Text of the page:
Questions on typedef

This is a discussion on Questions on typedef within the C++ Programming forums, part of the General Programming Boards category; I think the real reason is that it simply won't allow for "template<typename T>" in a typedef, so you really ...

  1. #16
    C++まいる!Cをこわせ! Elysia's Avatar
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    I think the real reason is that it simply won't allow for "template<typename T>" in a typedef, so you really can't use T as a type.
    Otherwise it's right that you must specify a type. You can't pass a templated type without specifying a type.
    Quote Originally Posted by Adak View Post
    io.h certainly IS included in some modern compilers. It is no longer part of the standard for C, but it is nevertheless, included in the very latest Pelles C versions.
    Quote Originally Posted by Salem View Post
    You mean it's included as a crutch to help ancient programmers limp along without them having to relearn too much.

    Outside of your DOS world, your header file is meaningless.
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  2. #17
    Use this: dudeomanodude's Avatar
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    Quote Originally Posted by Elysia View Post
    I think the real reason is that it simply won't allow for "template<typename T>" in a typedef, so you really can't use T as a type.
    Otherwise it's right that you must specify a type. You can't pass a templated type without specifying a type.
    Okay I think you've got to the heart of it->Why allow a typedef for a type that doesn't even exist.

    There's probably a better explanation than that out there, but perhaps that's the gist of it.
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  3. #18
    C++まいる!Cをこわせ! Elysia's Avatar
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    I don't know why they did it, I only know it simply doesn't work.
    And what the standard says, goes. That's life.
    Quote Originally Posted by Adak View Post
    io.h certainly IS included in some modern compilers. It is no longer part of the standard for C, but it is nevertheless, included in the very latest Pelles C versions.
    Quote Originally Posted by Salem View Post
    You mean it's included as a crutch to help ancient programmers limp along without them having to relearn too much.

    Outside of your DOS world, your header file is meaningless.
    For information on how to enable C++11 on your compiler, look here.
    よく聞くがいい!私は天才だからね! ^_^

  4. #19
    Cat without Hat CornedBee's Avatar
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    A typedef is an alias for a type. You can only create aliases for actual types. A template name is not a type (except within the context of its definition, but that's a special case that would complicate things now). "template <typename T> foo" is not a type. "foo<T>" is a type, if T is a type or a type parameter, therefore you can give it an alias.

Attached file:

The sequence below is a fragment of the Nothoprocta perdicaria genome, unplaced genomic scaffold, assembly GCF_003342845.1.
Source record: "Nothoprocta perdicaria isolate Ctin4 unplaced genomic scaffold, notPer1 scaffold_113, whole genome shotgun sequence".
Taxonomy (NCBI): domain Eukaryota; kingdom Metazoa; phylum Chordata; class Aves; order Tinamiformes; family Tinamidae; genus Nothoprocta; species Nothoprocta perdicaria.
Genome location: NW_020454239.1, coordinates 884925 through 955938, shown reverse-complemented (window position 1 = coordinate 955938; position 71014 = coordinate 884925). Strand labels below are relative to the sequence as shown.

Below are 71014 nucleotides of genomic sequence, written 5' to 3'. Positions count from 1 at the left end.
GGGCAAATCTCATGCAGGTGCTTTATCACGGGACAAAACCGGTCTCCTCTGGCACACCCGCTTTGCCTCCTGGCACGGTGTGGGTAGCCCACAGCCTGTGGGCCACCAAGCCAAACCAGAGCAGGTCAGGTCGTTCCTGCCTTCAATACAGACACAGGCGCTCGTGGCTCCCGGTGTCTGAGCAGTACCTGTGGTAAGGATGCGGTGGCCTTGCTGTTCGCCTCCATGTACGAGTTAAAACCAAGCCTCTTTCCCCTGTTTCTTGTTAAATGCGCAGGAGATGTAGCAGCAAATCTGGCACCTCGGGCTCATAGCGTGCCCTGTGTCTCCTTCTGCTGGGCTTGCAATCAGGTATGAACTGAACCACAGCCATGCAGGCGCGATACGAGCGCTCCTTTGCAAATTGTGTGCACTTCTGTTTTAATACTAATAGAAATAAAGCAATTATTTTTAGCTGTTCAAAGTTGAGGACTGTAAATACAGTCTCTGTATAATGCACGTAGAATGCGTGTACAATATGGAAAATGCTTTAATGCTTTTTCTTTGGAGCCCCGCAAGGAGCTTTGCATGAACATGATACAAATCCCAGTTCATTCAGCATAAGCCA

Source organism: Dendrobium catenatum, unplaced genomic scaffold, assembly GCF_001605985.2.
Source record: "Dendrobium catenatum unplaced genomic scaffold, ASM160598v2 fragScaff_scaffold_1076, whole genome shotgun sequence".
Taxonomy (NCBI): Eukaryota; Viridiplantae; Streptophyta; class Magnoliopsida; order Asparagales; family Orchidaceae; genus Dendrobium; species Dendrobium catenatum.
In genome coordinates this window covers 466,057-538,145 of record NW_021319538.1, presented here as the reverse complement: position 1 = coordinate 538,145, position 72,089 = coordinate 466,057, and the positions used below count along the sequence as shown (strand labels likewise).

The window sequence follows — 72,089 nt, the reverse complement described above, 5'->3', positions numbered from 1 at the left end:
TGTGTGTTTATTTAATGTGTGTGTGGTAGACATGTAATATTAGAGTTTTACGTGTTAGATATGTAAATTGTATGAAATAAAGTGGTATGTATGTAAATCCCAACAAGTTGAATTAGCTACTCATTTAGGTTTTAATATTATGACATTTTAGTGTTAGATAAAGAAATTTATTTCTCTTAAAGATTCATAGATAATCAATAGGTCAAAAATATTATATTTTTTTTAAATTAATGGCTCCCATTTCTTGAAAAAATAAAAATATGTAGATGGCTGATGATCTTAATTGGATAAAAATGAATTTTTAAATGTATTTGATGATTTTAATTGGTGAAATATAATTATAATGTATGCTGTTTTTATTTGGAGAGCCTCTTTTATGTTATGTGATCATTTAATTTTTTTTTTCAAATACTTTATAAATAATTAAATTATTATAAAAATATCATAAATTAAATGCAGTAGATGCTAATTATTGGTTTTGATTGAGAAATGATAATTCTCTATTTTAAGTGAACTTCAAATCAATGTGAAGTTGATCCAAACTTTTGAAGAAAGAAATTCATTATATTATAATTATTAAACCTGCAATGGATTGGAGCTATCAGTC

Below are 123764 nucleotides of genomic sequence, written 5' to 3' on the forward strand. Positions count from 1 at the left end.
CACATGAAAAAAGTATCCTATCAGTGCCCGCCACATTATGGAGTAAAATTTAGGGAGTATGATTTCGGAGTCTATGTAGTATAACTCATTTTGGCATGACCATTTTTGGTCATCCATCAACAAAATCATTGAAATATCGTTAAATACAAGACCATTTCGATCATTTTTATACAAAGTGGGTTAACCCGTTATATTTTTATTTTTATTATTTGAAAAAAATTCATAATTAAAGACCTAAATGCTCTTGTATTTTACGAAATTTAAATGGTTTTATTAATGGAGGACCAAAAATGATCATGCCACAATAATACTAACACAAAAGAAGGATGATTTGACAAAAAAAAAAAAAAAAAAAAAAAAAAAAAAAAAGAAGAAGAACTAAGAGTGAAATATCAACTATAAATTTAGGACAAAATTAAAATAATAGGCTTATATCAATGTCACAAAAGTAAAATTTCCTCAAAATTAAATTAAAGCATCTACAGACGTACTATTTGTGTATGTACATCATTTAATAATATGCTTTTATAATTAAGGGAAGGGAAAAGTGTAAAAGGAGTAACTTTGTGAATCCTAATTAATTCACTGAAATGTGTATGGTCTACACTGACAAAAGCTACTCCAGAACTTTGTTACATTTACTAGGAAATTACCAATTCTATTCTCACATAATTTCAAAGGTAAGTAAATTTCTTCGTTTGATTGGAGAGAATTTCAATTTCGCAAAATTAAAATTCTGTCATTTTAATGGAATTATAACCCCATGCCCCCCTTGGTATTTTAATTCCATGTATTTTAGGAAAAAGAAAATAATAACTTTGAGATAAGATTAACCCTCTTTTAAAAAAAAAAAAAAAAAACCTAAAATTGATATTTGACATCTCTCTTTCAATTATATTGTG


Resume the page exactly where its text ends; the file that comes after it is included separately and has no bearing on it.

All the buzzt!
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  5. #20
    Captain Crash brewbuck's Avatar
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    Quote Originally Posted by dudeomanodude View Post
    Okay I think you've got to the heart of it->Why allow a typedef for a type that doesn't even exist.
    Because it would make life so much nicer. Suppose I want a quick way to refer to the iterator type of ANY kind of std::vector<T>. What I want to do is this:

    Code:
    template <typename T>
    typedef std::vector<T>::iterator vec_iterator;
    Then, I could use it like this:

    Code:
    std::vector<int> vec;
    for(vec_iterator<int> i = vec.begin(), end = vec.end(); i != end; ++i)
    {
        ...
    }
    vec_iterator, being a "template typedef," does not name a type. But vec_iterator<int> does. Unfortunately, this construct is not supported yet. In practice, you do this:

    Code:
    template <typename T>
    struct vec_iterator
    {
        typedef typename std::vector<T>::iterator type;
    };
    And then instead of referring to vec_iterator<int>, you refer to vec_iterator<int>::type. Does this suck? Yes. You have to declare a struct whose only purpose is to contain this typedef. But it's what we have for the moment.

    Bottom line: you can achieve the same things as if we had template typedefs, it's just ugly.

  6. #21
    Cat without Hat CornedBee's Avatar
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    Yay for C++0x, then.
    Code:
    template <typename T>
    using vec_iterator = std::vector<T>::iterator;
    Or something like that.
    All the buzzt!
    CornedBee

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  7. #22
    Captain Crash brewbuck's Avatar
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    Quote Originally Posted by CornedBee View Post
    Yay for C++0x, then.
    Code:
    template <typename T>
    using vec_iterator = std::vector<T>::iterator;
    Or something like that.
    Why the gratuitous divergence from the syntax one would expect? That looks awful.

  8. #23
    Cat without Hat CornedBee's Avatar
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    There were some sound reasons not to use typedef, but I can't remember them.
    All the buzzt!
    CornedBee

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